On the other hand, I take Charlies point - we don't want a CofE which demands monochrome vicars and leadership. I guess blogging subvers normal CofE practice, which is to let the mavericks get on with being mavericks in their parishes, below the radar, and not ask any questions. Putting your maverickness into the blogosphere makes it harder to simply ignore.

  5. Hmmm, this is a difficult one. When I was appointed to my present post I was well aware that my blog would be checked out. That was fair enough as I am accountable for what I write and publish.

    I have, however, read some colleagues' material and at times wondered whether they were wise to express themselves in the way they have because there is a danger we define our ourselves and our ministry by what we write and that may not be the whole story about what we offer. In some cases I've read things and thought if I was interviewing this person for a post in our team I'd want to ask about what they had written and why.

    In at least two of the cases you have cited David I had the impression from what the bloggers had written that they had a quite specific idea of the sort of posts they were looking for and I wondered how realistic they were being. I don't know what influence their on line presence had on their job prospects and unless we were part of the selection processes we cannot make any judgement about that influence.

    I do know of two other cases where bloggers wrote about their experiences and circumstances. In both cases I knew quite a bit of background story and thought they were presenting a distorted picture. In one case the blogger, now no longer in the C of E, consistently wrote negatively about colleagues and friends of mine and about his experiences. I did not feel that I could challenge what they were writing because of the post I held in the diocese at the time. But it did make me very aware that what someone presents on line about themselves, their circumstances and their ministry may be only a very partial and subjective part of the story.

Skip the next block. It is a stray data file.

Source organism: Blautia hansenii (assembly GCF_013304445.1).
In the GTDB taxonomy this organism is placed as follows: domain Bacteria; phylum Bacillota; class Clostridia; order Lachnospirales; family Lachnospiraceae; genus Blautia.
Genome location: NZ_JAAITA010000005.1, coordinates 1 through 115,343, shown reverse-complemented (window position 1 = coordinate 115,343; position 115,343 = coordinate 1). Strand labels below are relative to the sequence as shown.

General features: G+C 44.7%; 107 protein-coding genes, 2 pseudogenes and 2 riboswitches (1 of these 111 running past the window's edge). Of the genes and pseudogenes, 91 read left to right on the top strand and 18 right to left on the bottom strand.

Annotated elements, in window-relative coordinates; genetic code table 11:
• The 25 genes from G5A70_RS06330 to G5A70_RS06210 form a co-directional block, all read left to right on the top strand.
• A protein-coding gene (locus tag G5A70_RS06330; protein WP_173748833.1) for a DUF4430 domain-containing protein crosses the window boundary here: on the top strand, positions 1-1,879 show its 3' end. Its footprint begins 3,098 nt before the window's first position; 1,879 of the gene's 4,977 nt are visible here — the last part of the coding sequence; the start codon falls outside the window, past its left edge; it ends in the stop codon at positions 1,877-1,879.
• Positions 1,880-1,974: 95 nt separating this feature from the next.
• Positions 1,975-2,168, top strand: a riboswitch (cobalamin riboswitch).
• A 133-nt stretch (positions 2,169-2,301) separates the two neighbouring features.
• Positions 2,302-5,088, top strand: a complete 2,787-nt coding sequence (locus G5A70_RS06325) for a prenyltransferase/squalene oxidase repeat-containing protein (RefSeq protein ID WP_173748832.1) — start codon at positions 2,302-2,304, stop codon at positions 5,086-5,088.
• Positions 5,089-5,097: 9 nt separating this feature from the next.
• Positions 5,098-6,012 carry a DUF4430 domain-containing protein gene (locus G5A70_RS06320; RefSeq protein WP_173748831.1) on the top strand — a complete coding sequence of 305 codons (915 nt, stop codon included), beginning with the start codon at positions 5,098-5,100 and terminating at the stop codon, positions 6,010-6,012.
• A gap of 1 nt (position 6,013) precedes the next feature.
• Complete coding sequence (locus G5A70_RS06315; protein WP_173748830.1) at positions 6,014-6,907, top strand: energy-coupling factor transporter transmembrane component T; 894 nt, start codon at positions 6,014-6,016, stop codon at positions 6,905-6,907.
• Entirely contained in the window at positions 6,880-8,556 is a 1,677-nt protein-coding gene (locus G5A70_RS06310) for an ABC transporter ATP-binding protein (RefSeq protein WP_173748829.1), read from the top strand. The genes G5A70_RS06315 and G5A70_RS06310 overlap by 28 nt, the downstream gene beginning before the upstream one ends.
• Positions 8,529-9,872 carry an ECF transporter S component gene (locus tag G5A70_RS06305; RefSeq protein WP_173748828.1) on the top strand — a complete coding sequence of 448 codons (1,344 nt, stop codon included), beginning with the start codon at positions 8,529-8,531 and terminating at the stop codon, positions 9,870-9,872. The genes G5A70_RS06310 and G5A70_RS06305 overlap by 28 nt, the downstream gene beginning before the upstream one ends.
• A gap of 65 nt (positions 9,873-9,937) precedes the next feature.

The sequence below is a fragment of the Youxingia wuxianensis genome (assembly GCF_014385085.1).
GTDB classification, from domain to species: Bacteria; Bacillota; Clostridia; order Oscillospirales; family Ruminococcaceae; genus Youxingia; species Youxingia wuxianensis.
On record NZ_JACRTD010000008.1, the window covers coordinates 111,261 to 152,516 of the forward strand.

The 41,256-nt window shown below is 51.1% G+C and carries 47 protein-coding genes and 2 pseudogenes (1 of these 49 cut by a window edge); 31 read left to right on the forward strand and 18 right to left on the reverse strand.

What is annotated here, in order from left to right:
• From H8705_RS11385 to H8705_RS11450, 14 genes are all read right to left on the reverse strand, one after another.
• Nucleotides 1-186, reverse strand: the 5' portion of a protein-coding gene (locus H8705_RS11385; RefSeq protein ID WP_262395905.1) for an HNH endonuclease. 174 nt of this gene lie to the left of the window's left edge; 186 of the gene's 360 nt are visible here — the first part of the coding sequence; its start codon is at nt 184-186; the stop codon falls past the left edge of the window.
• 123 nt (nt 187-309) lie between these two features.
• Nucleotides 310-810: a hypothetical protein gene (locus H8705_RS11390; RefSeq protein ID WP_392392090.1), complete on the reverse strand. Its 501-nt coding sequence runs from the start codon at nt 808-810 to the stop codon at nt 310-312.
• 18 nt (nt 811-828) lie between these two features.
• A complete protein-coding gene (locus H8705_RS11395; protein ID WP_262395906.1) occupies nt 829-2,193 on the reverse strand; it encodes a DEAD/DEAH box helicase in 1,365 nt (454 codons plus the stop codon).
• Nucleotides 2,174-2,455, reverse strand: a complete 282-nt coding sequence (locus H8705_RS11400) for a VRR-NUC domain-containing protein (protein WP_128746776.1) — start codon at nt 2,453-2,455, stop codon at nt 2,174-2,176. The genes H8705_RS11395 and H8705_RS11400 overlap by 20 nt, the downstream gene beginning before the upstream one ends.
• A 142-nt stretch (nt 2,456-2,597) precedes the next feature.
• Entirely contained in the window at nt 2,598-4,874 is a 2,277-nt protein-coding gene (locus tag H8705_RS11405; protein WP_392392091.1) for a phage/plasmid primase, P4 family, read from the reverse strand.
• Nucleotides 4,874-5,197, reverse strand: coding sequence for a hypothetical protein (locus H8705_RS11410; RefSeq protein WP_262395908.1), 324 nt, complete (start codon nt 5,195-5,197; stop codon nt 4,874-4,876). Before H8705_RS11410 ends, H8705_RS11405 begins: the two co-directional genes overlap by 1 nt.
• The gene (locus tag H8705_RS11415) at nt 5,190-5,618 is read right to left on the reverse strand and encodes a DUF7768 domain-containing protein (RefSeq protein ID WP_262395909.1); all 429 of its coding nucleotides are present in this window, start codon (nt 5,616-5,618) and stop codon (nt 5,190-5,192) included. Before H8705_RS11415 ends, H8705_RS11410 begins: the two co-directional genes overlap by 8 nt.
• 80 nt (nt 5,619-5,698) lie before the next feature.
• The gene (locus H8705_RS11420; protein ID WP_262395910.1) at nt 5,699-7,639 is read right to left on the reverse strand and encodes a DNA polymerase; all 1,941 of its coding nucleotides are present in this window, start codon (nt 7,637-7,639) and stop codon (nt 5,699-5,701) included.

6. In Peter Ould's case, he developed an obsession with men's bottoms. This is hardly a recommendation for promotion.

  7. I'm not clergy, nor do I hold any position within the Church; however, I decided some time ago to give up my anonymity.

    I used to blog under the moniker of 'webmaster' on eChurch, and had images as my avatars for Twitter and Facebook etc.

    I felt that in operating in this manner I had no real accountability, and so I now use an image of myself and my real name and my priests know I blog and are free to comment to me privately should they wish to.